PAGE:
In the nacre or aragonite layer of the mollusk shell, proteomes that regulate both the early stages of nucleation and nano-to-mesoscale assembly of nacre tablets from mineral nanoparticle precursors exist. Several approaches have been developed to understand protein-associated mechanisms of nacre formation, yet we still lack insight into how protein ensembles or proteomes manage nucleation and crystal growth. To provide additional insights, we have created a proportionally defined combinatorial model consisting of two nacre-associated proteins, C-RING AP7 (shell nacre, Haliotis rufescens) and pseudo-EF hand PFMG1 (oyster pearl nacre, Pinctada fucata), whose individual in vitro mineralization functionalities are well-documented and distinct from one another. Using scanning electron microscopy, flow cell scanning transmission electron microscopy, atomic force microscopy, Ca(II) potentiometric titrations, and quartz crystal microbalance with dissipation monitoring quantitative analyses, we find that both nacre proteins are functionally active within the same mineralization environments and, at 1:1 molar ratios, synergistically create calcium carbonate mesoscale structures with ordered intracrystalline nanoporosities, extensively prolong nucleation times, and introduce an additional nucleation event. Further, these two proteins jointly create nanoscale protein aggregates or phases that under mineralization conditions further assemble into protein–mineral polymer-induced liquid precursor-like phases with enhanced ACC stabilization capabilities, and there is evidence of intermolecular interactions between AP7 and PFMG1 under these conditions. Thus, a combinatorial model system consisting of more than one defined biomineralization protein dramatically changes the outcome of the in vitro biomineralization process.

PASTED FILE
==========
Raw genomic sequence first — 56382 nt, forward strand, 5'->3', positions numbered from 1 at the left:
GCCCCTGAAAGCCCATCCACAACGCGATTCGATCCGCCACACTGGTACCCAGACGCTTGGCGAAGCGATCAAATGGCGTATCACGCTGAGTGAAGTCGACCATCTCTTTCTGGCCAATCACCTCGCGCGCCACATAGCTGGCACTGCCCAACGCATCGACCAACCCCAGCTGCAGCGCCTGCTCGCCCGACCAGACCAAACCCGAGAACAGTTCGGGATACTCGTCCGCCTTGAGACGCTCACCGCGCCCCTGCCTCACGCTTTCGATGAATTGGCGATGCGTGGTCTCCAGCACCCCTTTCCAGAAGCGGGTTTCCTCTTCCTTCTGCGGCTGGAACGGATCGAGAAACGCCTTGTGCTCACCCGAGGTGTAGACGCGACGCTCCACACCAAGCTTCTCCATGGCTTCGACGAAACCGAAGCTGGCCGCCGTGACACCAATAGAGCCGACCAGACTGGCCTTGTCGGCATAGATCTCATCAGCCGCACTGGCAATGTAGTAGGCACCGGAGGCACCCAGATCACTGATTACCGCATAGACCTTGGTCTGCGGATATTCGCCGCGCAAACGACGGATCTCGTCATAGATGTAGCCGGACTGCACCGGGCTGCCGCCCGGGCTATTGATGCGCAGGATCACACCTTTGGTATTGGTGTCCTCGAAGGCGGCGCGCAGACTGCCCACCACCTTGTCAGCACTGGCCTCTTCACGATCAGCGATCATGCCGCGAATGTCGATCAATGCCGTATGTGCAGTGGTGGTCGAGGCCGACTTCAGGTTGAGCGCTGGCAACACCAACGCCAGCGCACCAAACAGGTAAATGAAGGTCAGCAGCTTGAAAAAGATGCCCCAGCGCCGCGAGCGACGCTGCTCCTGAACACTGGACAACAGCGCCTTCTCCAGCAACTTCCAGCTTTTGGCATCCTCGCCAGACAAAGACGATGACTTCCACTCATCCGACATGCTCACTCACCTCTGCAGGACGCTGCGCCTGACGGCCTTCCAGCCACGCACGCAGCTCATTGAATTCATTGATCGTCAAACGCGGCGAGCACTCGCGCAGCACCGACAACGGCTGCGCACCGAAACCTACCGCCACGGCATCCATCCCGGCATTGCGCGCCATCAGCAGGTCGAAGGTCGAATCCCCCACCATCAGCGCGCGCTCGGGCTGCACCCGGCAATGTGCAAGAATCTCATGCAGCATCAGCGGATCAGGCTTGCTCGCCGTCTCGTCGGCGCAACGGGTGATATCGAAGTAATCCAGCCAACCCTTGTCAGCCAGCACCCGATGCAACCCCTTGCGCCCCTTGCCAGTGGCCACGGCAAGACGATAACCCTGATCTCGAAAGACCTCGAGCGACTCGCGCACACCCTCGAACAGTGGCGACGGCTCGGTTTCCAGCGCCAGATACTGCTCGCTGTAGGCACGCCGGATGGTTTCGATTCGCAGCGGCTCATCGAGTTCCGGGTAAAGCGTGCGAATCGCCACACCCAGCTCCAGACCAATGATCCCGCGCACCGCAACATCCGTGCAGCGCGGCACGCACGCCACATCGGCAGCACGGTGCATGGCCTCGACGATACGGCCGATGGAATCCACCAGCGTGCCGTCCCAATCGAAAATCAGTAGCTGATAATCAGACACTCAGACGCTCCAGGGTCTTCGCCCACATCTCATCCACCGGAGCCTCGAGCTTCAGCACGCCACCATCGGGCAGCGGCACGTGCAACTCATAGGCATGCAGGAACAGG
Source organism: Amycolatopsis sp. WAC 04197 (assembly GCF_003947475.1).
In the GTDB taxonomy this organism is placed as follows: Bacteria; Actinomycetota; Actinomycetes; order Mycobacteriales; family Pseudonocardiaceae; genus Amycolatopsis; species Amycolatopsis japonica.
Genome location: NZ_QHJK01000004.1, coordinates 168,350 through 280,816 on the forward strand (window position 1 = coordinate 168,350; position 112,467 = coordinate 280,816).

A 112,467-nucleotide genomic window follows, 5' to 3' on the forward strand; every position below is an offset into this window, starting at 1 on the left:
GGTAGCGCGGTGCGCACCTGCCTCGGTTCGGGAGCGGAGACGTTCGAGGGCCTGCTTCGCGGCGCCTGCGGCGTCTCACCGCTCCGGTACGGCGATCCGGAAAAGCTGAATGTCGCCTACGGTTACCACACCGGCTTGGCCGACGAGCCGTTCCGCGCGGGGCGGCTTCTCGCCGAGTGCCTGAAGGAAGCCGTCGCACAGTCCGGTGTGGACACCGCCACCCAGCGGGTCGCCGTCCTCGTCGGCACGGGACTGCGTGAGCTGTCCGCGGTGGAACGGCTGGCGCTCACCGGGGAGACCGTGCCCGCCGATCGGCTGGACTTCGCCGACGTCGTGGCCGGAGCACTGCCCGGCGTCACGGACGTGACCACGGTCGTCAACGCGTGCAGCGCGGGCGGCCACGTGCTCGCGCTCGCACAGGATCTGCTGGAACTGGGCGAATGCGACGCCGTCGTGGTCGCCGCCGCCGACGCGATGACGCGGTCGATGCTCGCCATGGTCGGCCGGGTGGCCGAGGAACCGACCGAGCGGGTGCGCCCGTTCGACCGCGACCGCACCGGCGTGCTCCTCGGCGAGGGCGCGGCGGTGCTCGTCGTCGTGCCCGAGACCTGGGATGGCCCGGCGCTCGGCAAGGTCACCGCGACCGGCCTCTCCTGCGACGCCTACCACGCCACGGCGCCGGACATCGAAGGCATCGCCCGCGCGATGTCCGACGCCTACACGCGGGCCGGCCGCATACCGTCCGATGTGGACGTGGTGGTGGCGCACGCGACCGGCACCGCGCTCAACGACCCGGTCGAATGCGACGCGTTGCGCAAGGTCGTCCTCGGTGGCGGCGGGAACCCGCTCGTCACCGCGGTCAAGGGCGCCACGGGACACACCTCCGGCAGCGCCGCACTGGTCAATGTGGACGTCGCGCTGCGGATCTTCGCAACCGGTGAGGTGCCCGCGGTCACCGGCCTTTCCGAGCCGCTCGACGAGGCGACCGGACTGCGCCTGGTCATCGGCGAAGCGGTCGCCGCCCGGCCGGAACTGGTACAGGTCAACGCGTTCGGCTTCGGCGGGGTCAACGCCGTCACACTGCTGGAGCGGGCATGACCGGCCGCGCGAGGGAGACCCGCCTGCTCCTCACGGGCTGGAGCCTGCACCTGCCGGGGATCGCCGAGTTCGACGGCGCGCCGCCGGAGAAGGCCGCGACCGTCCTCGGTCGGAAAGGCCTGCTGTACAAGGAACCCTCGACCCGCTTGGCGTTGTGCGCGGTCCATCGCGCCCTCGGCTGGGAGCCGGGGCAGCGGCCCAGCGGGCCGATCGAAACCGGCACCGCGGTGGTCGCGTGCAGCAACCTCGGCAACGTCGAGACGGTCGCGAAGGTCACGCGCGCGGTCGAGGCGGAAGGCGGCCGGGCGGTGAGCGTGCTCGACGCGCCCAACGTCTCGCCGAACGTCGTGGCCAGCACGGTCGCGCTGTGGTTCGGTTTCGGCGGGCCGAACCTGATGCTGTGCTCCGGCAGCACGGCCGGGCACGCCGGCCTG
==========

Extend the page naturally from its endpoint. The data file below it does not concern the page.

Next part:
The synergistic cooperation between two different nacre proteins was studied to determine how different ratios of proteins work together to form calcite crystals. Liquid cell scanning transmission electron microscopy was used to image the in situ mixing and protein mediated growth of calcite nanostructures.
Keywords: Biomineralization; Mixing; Growth; Protein